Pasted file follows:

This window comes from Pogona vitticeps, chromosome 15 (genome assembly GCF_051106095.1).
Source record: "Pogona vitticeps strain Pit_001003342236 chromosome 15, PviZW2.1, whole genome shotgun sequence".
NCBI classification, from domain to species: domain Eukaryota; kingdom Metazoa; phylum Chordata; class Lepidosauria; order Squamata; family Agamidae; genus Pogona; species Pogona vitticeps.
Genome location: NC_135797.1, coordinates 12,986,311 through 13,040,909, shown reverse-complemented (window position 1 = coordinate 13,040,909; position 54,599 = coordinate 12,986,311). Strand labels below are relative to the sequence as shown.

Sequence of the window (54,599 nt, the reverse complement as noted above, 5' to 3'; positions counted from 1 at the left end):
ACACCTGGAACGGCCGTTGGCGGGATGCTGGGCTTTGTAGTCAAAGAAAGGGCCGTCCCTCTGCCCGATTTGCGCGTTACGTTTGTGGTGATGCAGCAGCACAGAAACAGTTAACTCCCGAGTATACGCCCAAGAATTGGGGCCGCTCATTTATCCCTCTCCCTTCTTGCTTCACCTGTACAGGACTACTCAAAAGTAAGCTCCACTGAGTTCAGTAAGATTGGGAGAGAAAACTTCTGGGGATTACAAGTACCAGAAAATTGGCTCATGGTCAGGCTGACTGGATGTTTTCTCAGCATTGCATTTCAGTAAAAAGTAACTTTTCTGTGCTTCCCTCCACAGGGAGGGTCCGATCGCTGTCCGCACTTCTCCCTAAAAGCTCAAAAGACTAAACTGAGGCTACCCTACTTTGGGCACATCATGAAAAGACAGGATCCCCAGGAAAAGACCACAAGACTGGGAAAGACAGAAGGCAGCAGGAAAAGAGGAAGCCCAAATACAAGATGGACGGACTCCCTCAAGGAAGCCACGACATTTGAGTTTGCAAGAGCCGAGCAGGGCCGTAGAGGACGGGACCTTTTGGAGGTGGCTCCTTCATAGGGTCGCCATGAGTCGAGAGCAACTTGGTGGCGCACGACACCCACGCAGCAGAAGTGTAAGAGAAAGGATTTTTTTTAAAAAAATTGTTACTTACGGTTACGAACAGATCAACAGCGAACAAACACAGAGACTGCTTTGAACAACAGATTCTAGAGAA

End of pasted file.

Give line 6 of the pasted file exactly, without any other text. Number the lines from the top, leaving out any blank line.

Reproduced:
ACACCTGGAACGGCCGTTGGCGGGATGCTGGGCTTTGTAGTCAAAGAAAGGGCCGTCCCTCTGCCCGATTTGCGCGTTACGTTTGTGGTGATGCAGCAGCACAGAAACAGTTAACTCCCGAGTATACGCCCAAGAATTGGGGCCGCTCATTTATCCCTCTCCCTTCTTGCTTCACCTGTACAGGACTACTCAAAAGTAAGCTCCACTGAGTTCAGTAAGATTGGGAGAGAAAACTTCTGGGGATTACAAGTACCAGAAAATTGGCTCATGGTCAGGCTGACTGGATGTTTTCTCAGCATTGCATTTCAGTAAAAAGTAACTTTTCTGTGCTTCCCTCCACAGGGAGGGTCCGATCGCTGTCCGCACTTCTCCCTAAAAGCTCAAAAGACTAAACTGAGGCTACCCTACTTTGGGCACATCATGAAAAGACAGGATCCCCAGGAAAAGACCACAAGACTGGGAAAGACAGAAGGCAGCAGGAAAAGAGGAAGCCCAAATACAAGATGGACGGACTCCCTCAAGGAAGCCACGACATTTGAGTTTGCAAGAGCCGAGCAGGGCCGTAGAGGACGGGACCTTTTGGAGGTGGCTCCTTCATAGGGTCGCCATGAGTCGAGAGCAACTTGGTGGCGCACGACACCCACGCAGCAGAAGTGTAAGAGAAAGGATTTTTTTTAAAAAAATTGTTACTTACGGTTACGAACAGATCAACAGCGAACAAACACAGAGACTGCTTTGAACAACAGATTCTAGAGAA